I loved the art Milanka Reardon had done for Blue Whale Press’s picture book Who Will? Will You? by Sarah Hoppe, so I asked her if she would be interested in illustrating one of my books. I was thrilled when she said, “yes.” Yay! An Old Man and His Penguin was going to be illustrated by Milanka Reardon. Not only is Milanka a talented artist, she is such a wonderful person who I consider a friend. And what a professional. The design and development process goes so smoothly when working with her.

When Milanka submitted the storyboard, I said to myself, “I wrote this?” Having her art help tell my story helped me see my writing in a whole new light. And that cover! Who wouldn’t love that cover? I was amazed when Milanka made João a true honorary penguin in his shadow on the rocks. Milanka also surprised me with a drawing of me dreaming about writing this touching story. That drawing is spotlighted on the Author’s Note page of the book.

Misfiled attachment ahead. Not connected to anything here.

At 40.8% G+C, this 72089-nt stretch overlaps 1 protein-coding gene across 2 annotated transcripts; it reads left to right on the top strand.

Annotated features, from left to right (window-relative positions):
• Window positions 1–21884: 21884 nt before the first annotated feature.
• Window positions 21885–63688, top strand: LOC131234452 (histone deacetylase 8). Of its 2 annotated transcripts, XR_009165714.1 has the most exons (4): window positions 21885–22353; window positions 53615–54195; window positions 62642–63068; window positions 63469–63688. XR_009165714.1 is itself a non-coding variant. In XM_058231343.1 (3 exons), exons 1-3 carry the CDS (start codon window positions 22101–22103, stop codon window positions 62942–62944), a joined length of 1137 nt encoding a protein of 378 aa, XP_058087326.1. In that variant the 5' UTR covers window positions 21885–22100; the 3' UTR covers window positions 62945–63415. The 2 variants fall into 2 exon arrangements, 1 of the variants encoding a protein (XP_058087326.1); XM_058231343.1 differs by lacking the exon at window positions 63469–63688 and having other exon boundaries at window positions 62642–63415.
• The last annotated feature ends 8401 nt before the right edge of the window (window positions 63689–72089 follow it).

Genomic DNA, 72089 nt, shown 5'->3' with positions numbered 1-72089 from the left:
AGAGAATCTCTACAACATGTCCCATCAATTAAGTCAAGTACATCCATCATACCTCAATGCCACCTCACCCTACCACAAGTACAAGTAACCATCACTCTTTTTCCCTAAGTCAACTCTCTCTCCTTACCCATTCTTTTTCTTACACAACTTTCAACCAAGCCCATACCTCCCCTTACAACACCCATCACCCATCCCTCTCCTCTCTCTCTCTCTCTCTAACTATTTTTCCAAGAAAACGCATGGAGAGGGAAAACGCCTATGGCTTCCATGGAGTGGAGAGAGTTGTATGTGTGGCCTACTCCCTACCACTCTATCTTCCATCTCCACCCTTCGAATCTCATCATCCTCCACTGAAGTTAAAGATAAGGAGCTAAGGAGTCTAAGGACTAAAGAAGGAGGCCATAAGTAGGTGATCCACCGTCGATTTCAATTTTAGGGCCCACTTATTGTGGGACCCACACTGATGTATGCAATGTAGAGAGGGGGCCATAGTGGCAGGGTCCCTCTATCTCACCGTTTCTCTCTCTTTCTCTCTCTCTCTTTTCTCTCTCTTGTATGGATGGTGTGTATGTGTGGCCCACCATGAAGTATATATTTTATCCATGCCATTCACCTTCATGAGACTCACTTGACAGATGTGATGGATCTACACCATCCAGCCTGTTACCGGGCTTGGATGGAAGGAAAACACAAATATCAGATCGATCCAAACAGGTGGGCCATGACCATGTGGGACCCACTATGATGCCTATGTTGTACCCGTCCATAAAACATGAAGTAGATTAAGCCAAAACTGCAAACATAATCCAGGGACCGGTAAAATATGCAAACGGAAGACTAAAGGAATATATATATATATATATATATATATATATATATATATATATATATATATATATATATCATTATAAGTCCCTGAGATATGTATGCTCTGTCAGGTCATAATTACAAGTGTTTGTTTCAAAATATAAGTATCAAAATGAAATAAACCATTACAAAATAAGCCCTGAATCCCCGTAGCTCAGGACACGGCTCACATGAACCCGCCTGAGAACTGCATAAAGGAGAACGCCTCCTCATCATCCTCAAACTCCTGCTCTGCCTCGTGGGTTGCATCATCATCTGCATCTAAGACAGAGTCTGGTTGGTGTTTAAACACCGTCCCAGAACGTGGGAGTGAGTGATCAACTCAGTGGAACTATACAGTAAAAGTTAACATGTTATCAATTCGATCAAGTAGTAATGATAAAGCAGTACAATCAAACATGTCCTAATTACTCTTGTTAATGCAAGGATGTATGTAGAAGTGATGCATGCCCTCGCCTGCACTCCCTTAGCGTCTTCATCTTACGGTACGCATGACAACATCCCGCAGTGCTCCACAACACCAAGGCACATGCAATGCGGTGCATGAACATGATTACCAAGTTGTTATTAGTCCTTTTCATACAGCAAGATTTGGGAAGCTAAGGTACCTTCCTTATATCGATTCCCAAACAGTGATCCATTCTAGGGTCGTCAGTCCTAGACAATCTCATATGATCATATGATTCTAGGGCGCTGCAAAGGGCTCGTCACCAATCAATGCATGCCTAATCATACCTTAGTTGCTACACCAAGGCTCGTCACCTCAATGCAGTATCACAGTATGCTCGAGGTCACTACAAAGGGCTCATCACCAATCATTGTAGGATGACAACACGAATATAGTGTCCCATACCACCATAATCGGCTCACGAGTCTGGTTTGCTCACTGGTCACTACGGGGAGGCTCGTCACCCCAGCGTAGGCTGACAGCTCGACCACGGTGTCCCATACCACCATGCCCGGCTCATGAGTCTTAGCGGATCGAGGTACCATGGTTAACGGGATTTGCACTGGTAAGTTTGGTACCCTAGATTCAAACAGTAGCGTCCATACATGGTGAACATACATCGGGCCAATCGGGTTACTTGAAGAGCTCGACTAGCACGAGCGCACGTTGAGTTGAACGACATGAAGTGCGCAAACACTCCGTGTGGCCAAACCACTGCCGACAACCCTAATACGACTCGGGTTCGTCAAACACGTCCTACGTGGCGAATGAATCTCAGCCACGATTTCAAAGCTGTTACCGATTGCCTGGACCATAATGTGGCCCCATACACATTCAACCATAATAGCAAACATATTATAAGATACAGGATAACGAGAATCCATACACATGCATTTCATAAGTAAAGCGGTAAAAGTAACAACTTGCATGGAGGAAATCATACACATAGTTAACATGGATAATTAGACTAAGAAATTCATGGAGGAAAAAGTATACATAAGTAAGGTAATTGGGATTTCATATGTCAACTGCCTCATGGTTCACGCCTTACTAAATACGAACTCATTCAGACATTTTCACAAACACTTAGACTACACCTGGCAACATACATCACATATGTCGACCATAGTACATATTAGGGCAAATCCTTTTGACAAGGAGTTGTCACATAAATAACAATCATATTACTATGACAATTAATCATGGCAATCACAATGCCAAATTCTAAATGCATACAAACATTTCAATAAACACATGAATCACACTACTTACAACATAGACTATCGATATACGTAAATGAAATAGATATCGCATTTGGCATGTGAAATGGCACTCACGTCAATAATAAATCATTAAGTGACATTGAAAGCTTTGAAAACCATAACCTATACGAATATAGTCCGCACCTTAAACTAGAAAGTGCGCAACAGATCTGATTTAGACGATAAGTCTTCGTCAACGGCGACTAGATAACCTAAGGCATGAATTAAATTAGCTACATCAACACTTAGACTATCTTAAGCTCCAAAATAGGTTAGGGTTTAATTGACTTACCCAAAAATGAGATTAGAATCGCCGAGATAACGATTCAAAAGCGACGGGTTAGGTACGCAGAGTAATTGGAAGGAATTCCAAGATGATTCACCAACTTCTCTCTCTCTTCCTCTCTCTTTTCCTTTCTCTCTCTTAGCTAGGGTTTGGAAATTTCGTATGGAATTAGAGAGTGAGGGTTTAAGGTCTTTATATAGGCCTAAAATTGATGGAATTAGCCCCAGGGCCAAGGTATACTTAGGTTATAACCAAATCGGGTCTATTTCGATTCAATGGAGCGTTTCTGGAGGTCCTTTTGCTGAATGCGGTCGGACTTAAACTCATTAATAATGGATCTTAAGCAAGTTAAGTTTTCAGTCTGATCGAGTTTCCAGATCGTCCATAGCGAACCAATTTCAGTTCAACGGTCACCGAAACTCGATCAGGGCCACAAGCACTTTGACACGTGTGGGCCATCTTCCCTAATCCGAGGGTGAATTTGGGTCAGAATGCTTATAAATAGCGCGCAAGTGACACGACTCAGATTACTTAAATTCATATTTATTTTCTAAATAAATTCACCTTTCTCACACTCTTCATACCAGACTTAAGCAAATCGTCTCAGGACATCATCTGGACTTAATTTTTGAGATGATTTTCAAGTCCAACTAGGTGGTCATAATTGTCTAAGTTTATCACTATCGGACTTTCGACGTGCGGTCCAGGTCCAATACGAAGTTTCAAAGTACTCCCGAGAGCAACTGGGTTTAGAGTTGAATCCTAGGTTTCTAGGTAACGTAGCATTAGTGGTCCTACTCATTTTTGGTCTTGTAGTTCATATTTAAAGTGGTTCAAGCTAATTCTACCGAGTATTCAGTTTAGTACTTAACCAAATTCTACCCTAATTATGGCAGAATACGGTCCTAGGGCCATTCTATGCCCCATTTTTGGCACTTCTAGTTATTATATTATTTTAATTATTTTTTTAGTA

And now the book is here. It traveled all the way from the fall of 2015, when I first heard about this story, to the spring of 2020 where the idea and dream are a reality.

As for the beginning, we tweaked it one last time.

Here is the beginning that is in the published book.

On an island off the coast of Brazil, a black blob bobbed on the beach. The tarry figure shimmered and squirmed in flowing sea foam. It squeaked. João squinted and moved closer.



Soaked with oil.

The penguin squiggled and wiggled. It could not stand.

Thank you so much, Kathy for sharing my book’s journey with your blog readers.